A need for global awareness of the burden of psoriatic arthritis

International Federation of Psoriasis Associations publishes issue brief on psoriatic arthritis to raise awareness of its impact on the individual and society

(Stockholm, May 18, 2015)

Today, in conjunction with the opening of the 68th World Health Assembly, the International Federation of Psoriasis Associations, IFPA, launches an issue brief on psoriatic arthritis, calling the international community to action.

“The 67th World Health Assembly adopted a resolution on psoriasis, in which it was recognized that a large portion of people with psoriasis develop psoriatic arthritis, which can lead to permanent disfigurement and disability. For the global psoriasis community it is important to raise awareness of the added burden of psoriatic arthritis, that so many of us struggle with”, says Lars Ettarp, President of IFPA.

Despite being the second most common inflammatory joint disease, causing stiffness, swelling and pain in and, in many cases, disability, many are still unaware of the burden psoriatic arthritis puts on both the individual and society. Many who suffer from psoriatic arthritis are unable to work due to this disabling condition and require frequent and expensive treatments.

Dr Philip Helliwell, of the Leeds Institute of Rheumatic and Musculoskeletal Medicine at the University of Leeds, comments:
“Almost a third of people with psoriasis will develop psoriatic arthritis yet half of these people will have a considerable delay in diagnosis and treatment. This will lead to irreversible joint damage. Since effective treatments are available it is imperative that people with psoriatic arthritis are identified and referred as soon as possible. In order for this to happen we need wider education of both people with psoriasis, and health professionals who are consulted.”

Policy makers, health care professionals and the public needs to understand and recognize that the long-term outcomes of the disease can be severe, marked by disease progression, increasing disability, comorbidities, poor quality of life, inability to work and increased treatment costs. It is IFPA’s hope that this issue brief will help patient organizations all over the world in their advocacy and awareness efforts to improve the situation for people with psoriatic arthritis.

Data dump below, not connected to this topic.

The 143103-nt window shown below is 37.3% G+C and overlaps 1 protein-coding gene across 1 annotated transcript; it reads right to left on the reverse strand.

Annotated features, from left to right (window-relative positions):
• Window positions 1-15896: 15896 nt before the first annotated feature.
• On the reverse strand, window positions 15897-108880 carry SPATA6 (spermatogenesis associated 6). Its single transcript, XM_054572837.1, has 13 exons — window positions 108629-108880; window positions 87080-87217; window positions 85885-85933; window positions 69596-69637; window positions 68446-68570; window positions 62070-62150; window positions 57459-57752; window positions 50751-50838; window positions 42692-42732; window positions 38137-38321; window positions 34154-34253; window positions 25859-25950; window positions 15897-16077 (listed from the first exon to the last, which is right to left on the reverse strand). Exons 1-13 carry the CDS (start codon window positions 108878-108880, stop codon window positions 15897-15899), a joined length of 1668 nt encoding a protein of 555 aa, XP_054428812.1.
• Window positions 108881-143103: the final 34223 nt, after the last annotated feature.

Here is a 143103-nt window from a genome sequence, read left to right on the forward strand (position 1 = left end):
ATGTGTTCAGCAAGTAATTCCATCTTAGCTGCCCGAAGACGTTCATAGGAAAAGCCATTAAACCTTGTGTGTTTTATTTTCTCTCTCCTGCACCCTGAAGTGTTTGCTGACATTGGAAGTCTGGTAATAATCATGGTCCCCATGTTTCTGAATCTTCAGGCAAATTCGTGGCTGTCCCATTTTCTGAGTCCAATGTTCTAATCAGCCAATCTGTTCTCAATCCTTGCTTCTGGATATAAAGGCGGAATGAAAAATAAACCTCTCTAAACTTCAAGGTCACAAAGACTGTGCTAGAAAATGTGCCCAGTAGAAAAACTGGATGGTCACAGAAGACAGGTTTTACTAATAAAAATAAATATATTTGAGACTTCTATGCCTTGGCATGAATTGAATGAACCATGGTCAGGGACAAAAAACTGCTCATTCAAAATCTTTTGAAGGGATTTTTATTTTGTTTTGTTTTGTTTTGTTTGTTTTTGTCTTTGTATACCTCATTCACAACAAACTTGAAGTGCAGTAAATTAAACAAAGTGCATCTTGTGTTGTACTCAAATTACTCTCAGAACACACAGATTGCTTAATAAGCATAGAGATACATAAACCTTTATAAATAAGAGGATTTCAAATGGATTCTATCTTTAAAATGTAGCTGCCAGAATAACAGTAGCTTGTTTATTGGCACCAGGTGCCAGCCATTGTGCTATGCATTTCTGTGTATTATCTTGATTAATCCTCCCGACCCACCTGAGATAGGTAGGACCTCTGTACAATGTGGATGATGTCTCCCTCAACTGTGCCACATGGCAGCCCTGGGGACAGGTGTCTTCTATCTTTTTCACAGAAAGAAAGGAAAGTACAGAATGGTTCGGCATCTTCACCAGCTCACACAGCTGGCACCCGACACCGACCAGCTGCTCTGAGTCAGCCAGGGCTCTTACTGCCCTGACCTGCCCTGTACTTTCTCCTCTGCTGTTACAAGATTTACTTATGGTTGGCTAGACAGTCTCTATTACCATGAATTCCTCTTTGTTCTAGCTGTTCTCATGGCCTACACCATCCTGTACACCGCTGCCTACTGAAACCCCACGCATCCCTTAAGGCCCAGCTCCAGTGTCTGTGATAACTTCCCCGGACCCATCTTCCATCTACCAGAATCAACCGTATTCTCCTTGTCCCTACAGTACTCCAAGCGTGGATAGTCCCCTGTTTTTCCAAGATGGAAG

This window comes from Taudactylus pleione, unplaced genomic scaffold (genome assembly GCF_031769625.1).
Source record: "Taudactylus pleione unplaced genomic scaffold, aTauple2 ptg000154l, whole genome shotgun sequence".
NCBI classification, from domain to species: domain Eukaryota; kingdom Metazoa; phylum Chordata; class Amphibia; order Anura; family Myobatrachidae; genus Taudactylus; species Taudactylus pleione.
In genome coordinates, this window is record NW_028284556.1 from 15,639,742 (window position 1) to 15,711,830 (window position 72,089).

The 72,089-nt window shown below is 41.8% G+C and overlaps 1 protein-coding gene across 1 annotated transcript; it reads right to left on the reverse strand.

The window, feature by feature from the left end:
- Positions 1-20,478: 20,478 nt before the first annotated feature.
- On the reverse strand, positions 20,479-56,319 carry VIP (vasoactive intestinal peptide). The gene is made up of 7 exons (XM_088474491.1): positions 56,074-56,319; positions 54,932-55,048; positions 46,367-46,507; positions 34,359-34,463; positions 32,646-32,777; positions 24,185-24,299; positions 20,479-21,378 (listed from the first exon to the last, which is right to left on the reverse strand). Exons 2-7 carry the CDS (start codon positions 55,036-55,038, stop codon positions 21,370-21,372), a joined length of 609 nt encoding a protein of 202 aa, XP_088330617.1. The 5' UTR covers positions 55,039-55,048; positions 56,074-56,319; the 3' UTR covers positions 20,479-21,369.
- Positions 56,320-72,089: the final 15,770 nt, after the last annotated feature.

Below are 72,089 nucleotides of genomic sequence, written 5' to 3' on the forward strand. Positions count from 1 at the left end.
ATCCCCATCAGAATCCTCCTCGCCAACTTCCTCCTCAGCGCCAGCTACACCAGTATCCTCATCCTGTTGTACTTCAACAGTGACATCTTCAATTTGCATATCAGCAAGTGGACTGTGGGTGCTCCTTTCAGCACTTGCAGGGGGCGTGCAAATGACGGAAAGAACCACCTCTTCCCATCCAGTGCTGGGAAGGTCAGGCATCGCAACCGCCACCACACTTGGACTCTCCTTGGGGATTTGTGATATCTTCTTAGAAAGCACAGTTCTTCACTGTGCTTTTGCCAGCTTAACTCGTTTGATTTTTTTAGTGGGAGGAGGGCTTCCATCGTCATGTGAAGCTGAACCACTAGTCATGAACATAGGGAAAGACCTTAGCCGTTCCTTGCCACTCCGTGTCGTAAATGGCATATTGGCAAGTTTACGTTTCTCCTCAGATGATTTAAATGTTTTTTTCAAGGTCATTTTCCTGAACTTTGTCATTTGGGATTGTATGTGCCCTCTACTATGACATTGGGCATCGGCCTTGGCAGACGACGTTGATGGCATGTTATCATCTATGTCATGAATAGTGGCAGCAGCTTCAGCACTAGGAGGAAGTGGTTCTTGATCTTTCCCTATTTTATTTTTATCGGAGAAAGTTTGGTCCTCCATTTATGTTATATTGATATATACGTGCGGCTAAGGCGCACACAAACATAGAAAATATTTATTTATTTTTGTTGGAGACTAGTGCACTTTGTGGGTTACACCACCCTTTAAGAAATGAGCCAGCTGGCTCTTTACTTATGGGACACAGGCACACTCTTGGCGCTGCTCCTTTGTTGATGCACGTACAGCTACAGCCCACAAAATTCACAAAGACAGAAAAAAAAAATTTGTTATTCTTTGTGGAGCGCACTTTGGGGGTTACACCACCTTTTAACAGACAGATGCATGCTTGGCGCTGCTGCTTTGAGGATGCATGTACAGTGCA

Maarten de Wit, longtime patient advocate and past Vice President of the European League Against Rheumatism (EULAR), welcomes the call to action:
“As a person with psoriatic arthritis since the age of 15, I have experienced how the disease has impacted my personal life. Not being able anymore to work as a company trainer, I suffered from enduring pain, fatigue, social isolation and feelings of depression. Surgery, moving to a house with all facilities on the ground floor and finally the start of new effective medicines, has changed my life. I am now able to contribute again to society and to enjoy life.” 


About the issue brief:
The issue brief, titled “A need for global awareness to lift the burden of psoriatic arthritis on the individual and society” is published in conjunction to this year’s World Health Assembly, and is available for download from IFPA's website. 

Calls for action in the issue brief:

  • Recognize that psoriatic arthritis is a serious disabling disease with a major impact on the individual as well as on society
  • Include psoriatic arthritis in health policies and disability forums
  • Support awareness campaigns to educate patients and health care professionals about psoriatic arthritis to ensure early diagnosis and effective treatment


About the International Federation of Psoriasis Associations, IFPA
The International Federation of Psoriasis Associations, IFPA, is the non-profit umbrella organization for the majority of psoriasis associations around the world. Today, IFPA has more than 50 member associations covering all regions of the world. IFPA’s mission is to be the unifying voice of all psoriasis associations, supporting, strengthening and promoting their cause at an international level.

Please visit our website www.ifpa-pso.org to learn more about IFPA, our members and our activities.

Contact
For more information about the issue brief, please contact Ms Susanne Hedberg, IFPA Program Officer Advocacy and Policy,
susanne.hedberg@pso.se.

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About Us

The International Federation of Psoriasis Associations, IFPA, is a non-profit umbrella organization that gathers psoriasis patient associations from around the world. Today IFPA has 54 member associations covering all regions of the world. IFPA unites psoriasis associations so that their global campaign for improved medical care, greater public understanding and increased research will improve the lives of the more than 125 million people who live with psoriasis and/or psoriatic arthritis. IFPA is actively campaigning for recognition of psoriasis as a serious, noncommunicable disease by the World Health Organization’s member states. You can read more about IFPA, our members and our activities on our website www.ifpa-pso.org.

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Quotes

Almost a third of people with psoriasis will develop psoriatic arthritis yet half of these people will have a considerable delay in diagnosis and treatment. This will lead to irreversible joint damage.
Dr Philip Helliwell
The 67th World Health Assembly adopted a resolution on psoriasis, in which it was recognized that a large portion of people with psoriasis develop psoriatic arthritis, which can lead to permanent disfigurement and disability. For the global psoriasis community it is important to raise awareness of the added burden of psoriatic arthritis, that so many of us struggle with.
Lars Ettarp, President IFPA